Why do males and females behave differently in response to the same sensory cues? Behavioral sex- specificity is most evident in the displays of social behaviors by males and females in response to identical social cues. According to classical models of brain sex differentiation, molecular and architectural differences in brain circuitry are responsible for mediating sex differences in behavior. Alternatively, male and female brains may share a central circuit that is modulated differently. Strong support for this second model emerged from studies of Trpc2 knockout mice in which vomeronasal sensing is impaired, and from recent observations in various animal species including humans. In turn, these data raise the question - how does the brain generate behavior sex specificity? Moreover, little is known about how changes in circulating hormones and neural activity during puberty activate dormant neural circuits for sex specific behaviors ? a process likely to be associated with coordinated changes in synaptic strength and gene expression. I am developing a powerful new tool for studying in situ gene expression dynamics in genetically defined neural circuits. I will use this approach and test the hypothesis that gene expression programs during puberty act on similar circuits in males and females to determine the sex specificity of social behaviors. In preliminary experiments, I have genetically identified a subset of neurons in the mouse hypothalamus that gate behavioral sex-specificity. In the research proposed here, I will investigate the development and function of this neural circuit associated with behavioral sex-specificity by fulfilling the following aims:
In Aim 1, I will establish the role of genetically identified neurons in the hypothalamus in gating behavioral sex-specificity using cre-dependent viral tools for cell ablation. Next, I will use a novel tool for cell type specific gene expression analysis to examine the molecular changes in these neurons over puberty.
In Aim 2, I will use cre-dependent viral tools to trace the monosynaptic inputs and outputs of these neurons. Finally, in Aim 3, I will use whole cell patch clamp electrophysiology combined with optogenetics and gene expression analysis to examine input specific synaptic and molecular changes in these neurons that accompany the transition through puberty. The training phase of the award, conducted in the laboratories of Dr. Catherine Dulac and Dr. Venkatesh Murthy at Harvard University, outlines a comprehensive plan for the acquisition of technical and professional skills that will enable my transition to an independent research position. The successful completion of this project will provide a platform for future experiments aimed at understanding the development and architecture of neural circuits underlying social behaviors.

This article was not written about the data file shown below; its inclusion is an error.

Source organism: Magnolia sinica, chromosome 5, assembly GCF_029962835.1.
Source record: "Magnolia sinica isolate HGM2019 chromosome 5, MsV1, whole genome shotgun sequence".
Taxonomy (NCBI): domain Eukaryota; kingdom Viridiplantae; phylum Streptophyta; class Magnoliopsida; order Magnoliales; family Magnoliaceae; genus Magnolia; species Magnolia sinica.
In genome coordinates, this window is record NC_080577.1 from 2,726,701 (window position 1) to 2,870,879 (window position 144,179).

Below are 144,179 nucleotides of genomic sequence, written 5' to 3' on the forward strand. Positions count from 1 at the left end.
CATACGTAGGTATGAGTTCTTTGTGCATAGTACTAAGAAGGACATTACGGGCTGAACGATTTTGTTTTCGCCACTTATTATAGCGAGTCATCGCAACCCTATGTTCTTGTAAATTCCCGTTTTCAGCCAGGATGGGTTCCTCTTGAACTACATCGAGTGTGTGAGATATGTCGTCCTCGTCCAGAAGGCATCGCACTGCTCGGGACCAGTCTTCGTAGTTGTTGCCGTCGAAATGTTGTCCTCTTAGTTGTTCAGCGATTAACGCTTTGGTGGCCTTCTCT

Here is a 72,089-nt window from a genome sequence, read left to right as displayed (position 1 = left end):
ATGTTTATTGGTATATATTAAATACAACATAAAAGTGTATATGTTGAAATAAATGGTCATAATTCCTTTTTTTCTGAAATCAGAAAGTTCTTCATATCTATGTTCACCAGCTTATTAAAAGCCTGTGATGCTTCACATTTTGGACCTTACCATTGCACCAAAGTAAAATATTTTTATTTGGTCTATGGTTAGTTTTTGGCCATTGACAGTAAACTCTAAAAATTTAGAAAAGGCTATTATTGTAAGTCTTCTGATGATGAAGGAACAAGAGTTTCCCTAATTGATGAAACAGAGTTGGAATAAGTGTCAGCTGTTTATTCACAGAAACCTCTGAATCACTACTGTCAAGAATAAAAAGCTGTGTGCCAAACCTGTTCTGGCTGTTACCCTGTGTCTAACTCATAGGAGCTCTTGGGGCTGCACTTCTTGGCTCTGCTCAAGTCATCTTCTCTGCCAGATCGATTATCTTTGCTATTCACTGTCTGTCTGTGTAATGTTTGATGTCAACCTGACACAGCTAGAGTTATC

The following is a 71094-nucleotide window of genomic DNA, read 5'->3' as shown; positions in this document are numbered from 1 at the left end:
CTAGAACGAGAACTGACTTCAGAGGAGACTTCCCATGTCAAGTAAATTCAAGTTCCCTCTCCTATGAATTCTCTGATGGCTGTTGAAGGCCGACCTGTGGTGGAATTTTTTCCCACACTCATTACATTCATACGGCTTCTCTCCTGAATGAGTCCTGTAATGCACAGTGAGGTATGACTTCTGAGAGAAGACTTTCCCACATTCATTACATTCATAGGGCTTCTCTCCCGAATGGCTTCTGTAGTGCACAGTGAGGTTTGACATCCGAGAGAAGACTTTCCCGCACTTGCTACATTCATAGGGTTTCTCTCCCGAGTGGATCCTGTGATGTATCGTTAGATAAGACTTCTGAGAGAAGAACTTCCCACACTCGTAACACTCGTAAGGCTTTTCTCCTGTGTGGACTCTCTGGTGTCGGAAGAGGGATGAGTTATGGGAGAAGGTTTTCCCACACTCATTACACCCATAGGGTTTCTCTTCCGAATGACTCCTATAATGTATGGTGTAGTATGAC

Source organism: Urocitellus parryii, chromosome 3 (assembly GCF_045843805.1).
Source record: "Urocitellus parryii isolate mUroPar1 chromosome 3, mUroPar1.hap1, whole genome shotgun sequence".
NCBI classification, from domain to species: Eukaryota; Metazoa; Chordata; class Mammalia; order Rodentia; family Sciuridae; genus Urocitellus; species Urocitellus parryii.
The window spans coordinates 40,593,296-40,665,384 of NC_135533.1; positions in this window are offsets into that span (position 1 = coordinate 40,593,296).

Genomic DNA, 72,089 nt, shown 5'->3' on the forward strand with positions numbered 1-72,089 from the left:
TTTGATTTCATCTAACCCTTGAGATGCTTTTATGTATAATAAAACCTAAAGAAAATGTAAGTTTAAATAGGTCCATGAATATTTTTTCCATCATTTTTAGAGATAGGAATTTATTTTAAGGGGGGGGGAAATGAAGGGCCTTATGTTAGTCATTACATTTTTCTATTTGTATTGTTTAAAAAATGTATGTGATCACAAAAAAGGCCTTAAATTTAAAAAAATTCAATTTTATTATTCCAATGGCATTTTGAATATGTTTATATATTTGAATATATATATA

Public Health Relevance

Sex specific social interactions are a fundamental feature of the human experience and are crucial for individual and societal well-being. Moreover, several neuropsychiatric disorders such as Autism, Schizophrenia and Depression are characterized by sex differences in their prevalence, age of onset and severity. Understanding the molecular and neural circuit basis for the development and expression of behavioral sex- specificity is thus critical to understanding social behavior in normal and pathological contexts.

Agency
National Institute of Health (NIH)
Institute
Eunice Kennedy Shriver National Institute of Child Health & Human Development (NICHD)
Type
Career Transition Award (K99)
Project #
1K99HD092542-01
Application #
9369534
Study Section
Biobehavioral and Behavioral Sciences Subcommittee (CHHD)
Program Officer
Freund, Lisa S
Project Start
2017-07-20
Project End
2019-06-30
Budget Start
2017-07-20
Budget End
2018-06-30
Support Year
1
Fiscal Year
2017
Total Cost
Indirect Cost
Name
Harvard University
Department
Microbiology/Immun/Virology
Type
Schools of Arts and Sciences
DUNS #
082359691
City
Cambridge
State
MA
Country
United States
Zip Code
02138